The families left to mourn the loss of firefighters Stephen Machcinski and James Dickman will be supported emotionally and financially, local leaders vow.
Fire Chief Luis Santiago said that beyond financial support from various foundations, the Toledo Fire Department will give emotional support to both families.
“That’s going to be our job and will continue to be our job for quite some time,” he said.
After opening Toledo’s City Council meeting Tuesday with an invocation for the fallen firefighters, and after Chief Santiago addressed council, Councilman Larry Sykes praised Mr. Machcinski and Mr. Dickman.
“I stand ready to support any scholarship or anything that we support or put in place,” Mr. Sykes said.
“Mayor, I ask that the families, the wives, the children receive the total support of the city because we [are] Toledoans and we take care of our own.”
Visitation for Mr. Machcinski is 2 to 9 p.m. Friday at Walker Funeral Home, 5155 W. Sylvania Ave. Services are 10 a.m. Saturday in the funeral home.
Visitation for Mr. Dickman is 11 a.m. to 5 p.m. Thursday at Cedar Creek Church, 29129 Lime City Rd., Perrysburg. A second visitation is 11 a.m. to 1 p.m. Friday at The Chapel, 4444 Galloway Rd., Sandusky. Funeral services are at 1 p.m. at the church and burial will follow at Oakland Cemetery in Sandusky.
Donation accounts are in place.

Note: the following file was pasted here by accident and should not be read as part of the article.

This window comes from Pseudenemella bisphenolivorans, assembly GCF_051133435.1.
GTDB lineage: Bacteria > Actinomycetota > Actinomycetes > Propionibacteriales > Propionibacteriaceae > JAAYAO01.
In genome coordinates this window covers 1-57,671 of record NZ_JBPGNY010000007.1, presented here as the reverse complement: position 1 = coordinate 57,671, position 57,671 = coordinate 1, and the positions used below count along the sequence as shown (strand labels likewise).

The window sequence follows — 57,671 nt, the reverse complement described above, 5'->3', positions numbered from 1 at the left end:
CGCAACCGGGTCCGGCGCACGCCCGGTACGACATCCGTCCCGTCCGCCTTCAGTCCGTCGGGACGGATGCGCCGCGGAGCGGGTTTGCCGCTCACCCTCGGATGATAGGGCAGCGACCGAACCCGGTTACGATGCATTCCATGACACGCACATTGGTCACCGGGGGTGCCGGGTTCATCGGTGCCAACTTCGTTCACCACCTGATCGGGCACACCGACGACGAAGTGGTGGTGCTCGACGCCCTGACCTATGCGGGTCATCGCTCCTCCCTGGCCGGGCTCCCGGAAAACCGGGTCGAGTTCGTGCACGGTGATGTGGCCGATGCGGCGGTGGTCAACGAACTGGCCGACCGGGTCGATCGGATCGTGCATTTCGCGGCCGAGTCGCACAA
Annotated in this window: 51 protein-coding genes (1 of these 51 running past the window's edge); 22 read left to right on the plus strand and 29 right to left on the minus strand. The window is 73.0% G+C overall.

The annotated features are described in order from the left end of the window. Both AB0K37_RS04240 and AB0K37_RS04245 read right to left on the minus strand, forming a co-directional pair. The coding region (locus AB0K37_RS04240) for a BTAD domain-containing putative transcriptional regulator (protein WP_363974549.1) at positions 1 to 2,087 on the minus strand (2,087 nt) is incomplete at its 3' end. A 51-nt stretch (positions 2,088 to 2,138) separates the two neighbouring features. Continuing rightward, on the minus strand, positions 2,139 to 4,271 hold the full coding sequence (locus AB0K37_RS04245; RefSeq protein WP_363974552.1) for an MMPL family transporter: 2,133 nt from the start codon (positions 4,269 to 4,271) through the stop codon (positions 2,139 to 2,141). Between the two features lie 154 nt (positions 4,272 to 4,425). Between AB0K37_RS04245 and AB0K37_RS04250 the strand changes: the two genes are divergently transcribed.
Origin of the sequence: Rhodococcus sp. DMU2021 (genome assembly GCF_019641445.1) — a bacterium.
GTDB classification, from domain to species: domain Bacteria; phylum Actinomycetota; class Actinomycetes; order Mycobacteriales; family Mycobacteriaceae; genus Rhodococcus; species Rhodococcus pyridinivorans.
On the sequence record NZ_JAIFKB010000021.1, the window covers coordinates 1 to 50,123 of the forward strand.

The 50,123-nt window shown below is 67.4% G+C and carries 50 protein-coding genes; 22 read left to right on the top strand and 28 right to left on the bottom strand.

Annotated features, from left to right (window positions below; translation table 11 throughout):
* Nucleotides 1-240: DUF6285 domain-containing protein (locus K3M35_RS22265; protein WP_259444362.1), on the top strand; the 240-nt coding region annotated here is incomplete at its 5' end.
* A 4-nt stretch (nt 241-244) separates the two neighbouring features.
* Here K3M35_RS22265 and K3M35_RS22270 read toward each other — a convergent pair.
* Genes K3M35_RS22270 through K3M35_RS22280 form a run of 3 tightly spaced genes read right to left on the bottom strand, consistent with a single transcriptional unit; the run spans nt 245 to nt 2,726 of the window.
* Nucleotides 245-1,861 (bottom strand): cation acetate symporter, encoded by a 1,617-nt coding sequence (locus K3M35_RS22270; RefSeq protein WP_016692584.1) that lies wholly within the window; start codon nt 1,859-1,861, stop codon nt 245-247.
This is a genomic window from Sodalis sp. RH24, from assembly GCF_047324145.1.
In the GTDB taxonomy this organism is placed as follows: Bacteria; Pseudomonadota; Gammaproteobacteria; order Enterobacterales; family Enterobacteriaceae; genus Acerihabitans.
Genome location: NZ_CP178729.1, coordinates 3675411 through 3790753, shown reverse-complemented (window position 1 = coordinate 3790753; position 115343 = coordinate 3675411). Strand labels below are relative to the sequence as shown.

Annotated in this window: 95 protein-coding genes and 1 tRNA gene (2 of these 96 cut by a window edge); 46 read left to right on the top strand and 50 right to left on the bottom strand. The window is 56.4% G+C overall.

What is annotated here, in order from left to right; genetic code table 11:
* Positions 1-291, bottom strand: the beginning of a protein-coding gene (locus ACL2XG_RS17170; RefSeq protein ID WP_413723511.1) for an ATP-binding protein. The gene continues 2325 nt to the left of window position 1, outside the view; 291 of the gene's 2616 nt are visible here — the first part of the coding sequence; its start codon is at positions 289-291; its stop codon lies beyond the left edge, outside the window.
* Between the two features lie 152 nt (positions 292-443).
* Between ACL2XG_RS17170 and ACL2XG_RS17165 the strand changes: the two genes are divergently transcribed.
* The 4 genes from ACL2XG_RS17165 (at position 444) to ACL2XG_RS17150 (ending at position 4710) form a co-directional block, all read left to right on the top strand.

Mr. Machcinski's family has asked that, in lieu of flowers, tributes go to the Dickman Family Fund at any PNC bank.
Donations to the Toledo Fire & Rescue Foundation can also be made at the Toledo Police Credit Union and the Toledo Fire Credit Union.
The families of Mr. Machcinski and Mr. Dickman will receive benefits from various agencies.
Line-of-duty death benefits for active Toledo firefighters are as follows:
From the city of Toledo, beneficiaries receive $50,000.
Funeral expenses of up to $10,000 are covered.
From the Toledo Firefighters Union, Local 92, beneficiaries receive $1,000.
The Toledo firefighters health insurance plan carries a $20,000 death benefit.
And the Toledo Firefighters Benevolent Fund provides $5,000.
From the Ohio Police and Fire Pension Fund, beneficiaries receive $1,000.
Mr. Dickman’s family will receive his full base pay, including future raises, until Sept. 3, 2038, the day he would be eligible for retirement.
After Sept. 3, 2038, the benefit will move to the “death fund benefit,” which is 50 percent of the monthly base pay.
Mr. Machcinski, who was not married and did not have children, will have his pension contributions refunded to his parents.
From the Ohio Bureau of Workers’ Compensation, more than 66 percent of the firefighters’ average weekly wages are paid to beneficiaries.
If, in Mr. Dickman’s case, his wife should remarry, Mrs. Dickman would receive a two-year lump sum payment and all benefits would end. The Workers’ Compensation fund also contributes $3,200 toward burial expenses.
From the state of Ohio, children and the spouse of the deceased receive tuition and fee waivers for four years of undergraduate study at a state university, college, community college, university branch, or technical college.
From the Public Safety Officers Benefits Act, a lump sum of $328,612 is paid to surviving beneficiaries.
From the Public Safety Officers Educational Assistance Act, financial support is provided to defray the costs of tuition, room and board, textbooks, supplies, and other school-related costs.
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